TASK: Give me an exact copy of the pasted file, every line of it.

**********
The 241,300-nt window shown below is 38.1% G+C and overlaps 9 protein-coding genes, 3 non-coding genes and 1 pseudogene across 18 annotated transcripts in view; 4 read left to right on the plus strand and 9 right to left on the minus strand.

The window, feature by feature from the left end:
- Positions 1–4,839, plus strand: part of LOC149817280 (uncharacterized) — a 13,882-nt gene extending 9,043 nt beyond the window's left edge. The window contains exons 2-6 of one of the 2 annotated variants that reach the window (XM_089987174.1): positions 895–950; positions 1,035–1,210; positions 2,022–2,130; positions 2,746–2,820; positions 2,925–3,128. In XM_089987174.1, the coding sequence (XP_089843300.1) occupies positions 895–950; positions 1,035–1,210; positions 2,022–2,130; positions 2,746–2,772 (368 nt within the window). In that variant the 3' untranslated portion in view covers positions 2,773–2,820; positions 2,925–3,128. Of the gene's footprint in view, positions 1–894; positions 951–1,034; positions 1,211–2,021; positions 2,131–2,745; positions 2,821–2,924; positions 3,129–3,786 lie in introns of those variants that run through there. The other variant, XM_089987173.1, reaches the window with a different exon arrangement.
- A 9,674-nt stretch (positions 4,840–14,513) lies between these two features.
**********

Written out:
The 241,300-nt window shown below is 38.1% G+C and overlaps 9 protein-coding genes, 3 non-coding genes and 1 pseudogene across 18 annotated transcripts in view; 4 read left to right on the plus strand and 9 right to left on the minus strand.

The window, feature by feature from the left end:
- Positions 1–4,839, plus strand: part of LOC149817280 (uncharacterized) — a 13,882-nt gene extending 9,043 nt beyond the window's left edge. The window contains exons 2-6 of one of the 2 annotated variants that reach the window (XM_089987174.1): positions 895–950; positions 1,035–1,210; positions 2,022–2,130; positions 2,746–2,820; positions 2,925–3,128. In XM_089987174.1, the coding sequence (XP_089843300.1) occupies positions 895–950; positions 1,035–1,210; positions 2,022–2,130; positions 2,746–2,772 (368 nt within the window). In that variant the 3' untranslated portion in view covers positions 2,773–2,820; positions 2,925–3,128. Of the gene's footprint in view, positions 1–894; positions 951–1,034; positions 1,211–2,021; positions 2,131–2,745; positions 2,821–2,924; positions 3,129–3,786 lie in introns of those variants that run through there. The other variant, XM_089987173.1, reaches the window with a different exon arrangement.
- A 9,674-nt stretch (positions 4,840–14,513) lies between these two features.